Gentlemen, I fear my ship is sailing too close to the wind and am in need of a good pilot on this one. Any input or advice would be most welcome either here or via email.

Thanks

Virg'

#2 britmaveric

britmaveric

    Defender of the Realm

  • Advanced Members
  • PipPipPipPipPipPipPipPip
  • 21,241 posts

Posted 2005-02-02 20:33:30

Personally doweries are a waste of time. I guess the bigger question is how would your prospective fiance feel about no dowery? (deal breaker or would she care less?)

Dowery is normally a face thing to show the village, and should be returned, but you never know. The idea kind of reminds me of buying property and that isnt what love is about.

#3 davethailand

davethailand

    Titanium Member

  • Advanced Members
  • PipPipPipPipPipPipPip
  • 6,574 posts

Posted 2005-02-02 20:35:08

Spent time together IN PERSON first mate, not a couple of weeks, a couple of months at least.

#4 DJ Pat

DJ Pat

    Super Member

  • Banned
  • PipPipPipPipPip
  • 1,778 posts

Posted 2005-02-02 20:38:35

I can give you a copy of my Thai wedding video to watch...that'll soon put you off...


Oh yeah as Dave says spend time with her, she may have nasty habits and dare I say it, other guys on the firm.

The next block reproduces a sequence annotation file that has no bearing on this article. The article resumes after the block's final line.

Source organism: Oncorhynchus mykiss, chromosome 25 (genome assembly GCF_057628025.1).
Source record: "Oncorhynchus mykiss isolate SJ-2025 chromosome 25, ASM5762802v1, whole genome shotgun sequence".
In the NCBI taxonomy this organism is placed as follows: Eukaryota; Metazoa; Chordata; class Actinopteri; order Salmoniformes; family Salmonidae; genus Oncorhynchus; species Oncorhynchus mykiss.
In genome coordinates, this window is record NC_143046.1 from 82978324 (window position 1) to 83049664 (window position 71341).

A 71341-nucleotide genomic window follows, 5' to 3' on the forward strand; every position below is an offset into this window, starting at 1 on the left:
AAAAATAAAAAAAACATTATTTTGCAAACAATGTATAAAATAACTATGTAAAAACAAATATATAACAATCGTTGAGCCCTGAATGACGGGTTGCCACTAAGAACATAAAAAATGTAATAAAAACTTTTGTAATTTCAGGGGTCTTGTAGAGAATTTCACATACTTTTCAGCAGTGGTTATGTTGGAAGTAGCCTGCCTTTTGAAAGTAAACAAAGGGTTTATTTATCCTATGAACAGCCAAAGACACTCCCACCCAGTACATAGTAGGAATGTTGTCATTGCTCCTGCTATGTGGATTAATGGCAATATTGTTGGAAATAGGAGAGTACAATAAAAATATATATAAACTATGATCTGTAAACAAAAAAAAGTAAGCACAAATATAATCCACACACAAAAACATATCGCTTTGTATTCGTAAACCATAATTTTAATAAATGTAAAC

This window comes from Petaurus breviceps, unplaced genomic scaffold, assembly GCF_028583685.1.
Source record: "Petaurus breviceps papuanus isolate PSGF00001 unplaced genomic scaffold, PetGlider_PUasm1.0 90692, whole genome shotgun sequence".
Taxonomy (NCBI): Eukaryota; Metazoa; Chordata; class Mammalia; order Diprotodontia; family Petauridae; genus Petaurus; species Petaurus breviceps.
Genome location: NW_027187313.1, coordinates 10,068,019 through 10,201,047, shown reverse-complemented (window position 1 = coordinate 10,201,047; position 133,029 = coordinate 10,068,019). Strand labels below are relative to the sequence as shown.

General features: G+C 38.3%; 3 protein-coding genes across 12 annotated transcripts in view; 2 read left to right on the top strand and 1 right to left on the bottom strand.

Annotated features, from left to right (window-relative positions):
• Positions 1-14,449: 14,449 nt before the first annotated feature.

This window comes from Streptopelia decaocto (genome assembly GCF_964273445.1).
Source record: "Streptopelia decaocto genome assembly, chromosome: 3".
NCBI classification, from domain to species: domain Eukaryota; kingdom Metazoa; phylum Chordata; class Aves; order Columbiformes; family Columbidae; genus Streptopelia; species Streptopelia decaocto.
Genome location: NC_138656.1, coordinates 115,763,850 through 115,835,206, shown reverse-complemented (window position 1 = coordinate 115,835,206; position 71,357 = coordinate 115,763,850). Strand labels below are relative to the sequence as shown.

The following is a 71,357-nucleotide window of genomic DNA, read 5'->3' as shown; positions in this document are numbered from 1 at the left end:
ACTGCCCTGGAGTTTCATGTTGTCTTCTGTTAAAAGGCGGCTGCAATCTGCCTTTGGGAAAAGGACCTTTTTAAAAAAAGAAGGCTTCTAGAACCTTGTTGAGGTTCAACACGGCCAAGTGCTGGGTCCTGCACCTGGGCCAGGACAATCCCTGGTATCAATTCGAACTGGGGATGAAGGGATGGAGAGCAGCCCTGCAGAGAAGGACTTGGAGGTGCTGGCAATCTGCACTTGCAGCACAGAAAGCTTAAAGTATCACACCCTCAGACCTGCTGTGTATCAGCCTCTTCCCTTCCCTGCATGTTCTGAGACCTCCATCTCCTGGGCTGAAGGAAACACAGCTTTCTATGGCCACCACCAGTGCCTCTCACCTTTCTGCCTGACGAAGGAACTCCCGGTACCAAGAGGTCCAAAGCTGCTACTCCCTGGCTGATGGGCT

#5 Darknight

Darknight

    Distant Member

  • Honorary Members
  • PipPipPipPipPipPip
  • 2,974 posts

Posted 2005-02-02 20:50:05

Tell the parents they get nothing , Tell her you don't have money anymore. See if the girl still wants to marry you
If she does she must love you :o

#6 Khutan

Khutan

    I > U

  • Honorary Members
  • PipPipPipPipPipPip
  • 4,279 posts

Posted 2005-02-02 20:58:16

Vrigil, I will try to give my opinion.

Yes I am married to a Thai and yes I have done all of this.

[quote]1. What would you consider to be a fair dowry for a Uni graduate who's parents are primary school teachers in rural thailand?[/quote]50,000 - 75,000 Baht plus pork and gold